Point being that HKD is an adaptive art, and either creates, develops or borrows techniques from other MAs. Hence, the locks, throws, breakfalls, weapons, breathing exercises, and grappling (some schools).

    I'm not sure what kind of circular strikes you're refering to though. I could speculate how circular knife and ridge hand strikes were adapted from the rigid versions in TKD.
    The jury is still out on that: Hapkido's Daito-Ryu origins. I have yet to hear anyone from the Daito Ryu camp who will acknowledge Choi Yong sul's claims and there is really no hard evidence to back it up. If Daito Ryu were really the same as traditional Hapkido, I imagine that issue would have already cleared up by now: side-by-side comparison of techniques.
    Last edited by MannyFromNYC; 11/21/2007 1:10am at .
  8. Inzenkan is offline

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    Posted On:
    11/28/2007 5:42am

    Bullshido Newbie
     Style: NOYFB Fu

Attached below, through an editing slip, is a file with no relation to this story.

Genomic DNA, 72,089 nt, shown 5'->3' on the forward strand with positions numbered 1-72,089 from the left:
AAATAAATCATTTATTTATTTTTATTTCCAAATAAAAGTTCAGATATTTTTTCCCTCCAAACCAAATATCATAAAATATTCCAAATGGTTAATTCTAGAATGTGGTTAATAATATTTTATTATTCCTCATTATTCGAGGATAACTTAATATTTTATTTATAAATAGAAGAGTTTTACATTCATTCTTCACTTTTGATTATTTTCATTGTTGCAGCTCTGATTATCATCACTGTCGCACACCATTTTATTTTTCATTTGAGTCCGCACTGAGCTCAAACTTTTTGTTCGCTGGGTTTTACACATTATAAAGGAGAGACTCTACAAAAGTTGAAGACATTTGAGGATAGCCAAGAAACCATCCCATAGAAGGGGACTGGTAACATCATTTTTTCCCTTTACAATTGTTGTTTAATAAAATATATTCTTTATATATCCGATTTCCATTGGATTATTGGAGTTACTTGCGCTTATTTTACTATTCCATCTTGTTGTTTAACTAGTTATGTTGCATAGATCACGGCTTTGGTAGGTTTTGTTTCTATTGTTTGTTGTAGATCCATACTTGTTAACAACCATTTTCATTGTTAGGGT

--
    Hell yeah! Hell no!
    Traditional Hapkido and Daito Ryu Aikijujutsu are very similar, but in no way, shape, or form the same. Daito Ryu was created by Sokaku Takeda and taught to as many people as he could come into contact with. Among these were two young men he had taken in and spent a great deal of time training. These men were Morihei Ueshiba and Choi, Yong Sul. Ueshiba took the softer aspects of Daito Ryu and created Aikido. Choi took the harder aspects and created Hapkido. Evidence of this can be seen in the techniques. While Hapkido has been distinctly influenced by Taekwondo, it still holds most of the original properties inherited from Daito Ryu.

    The controversy and conflict comes from Choi's claim that he had received the Menkyo Kaiden for Daito Ryu, and was in fact the inheritor of the style. This can not be proven by either side as the original Menkyo Kaiden was lost in transit from Japan to Korea, and the records of Daito Ryu dating back that far were lost in a fire.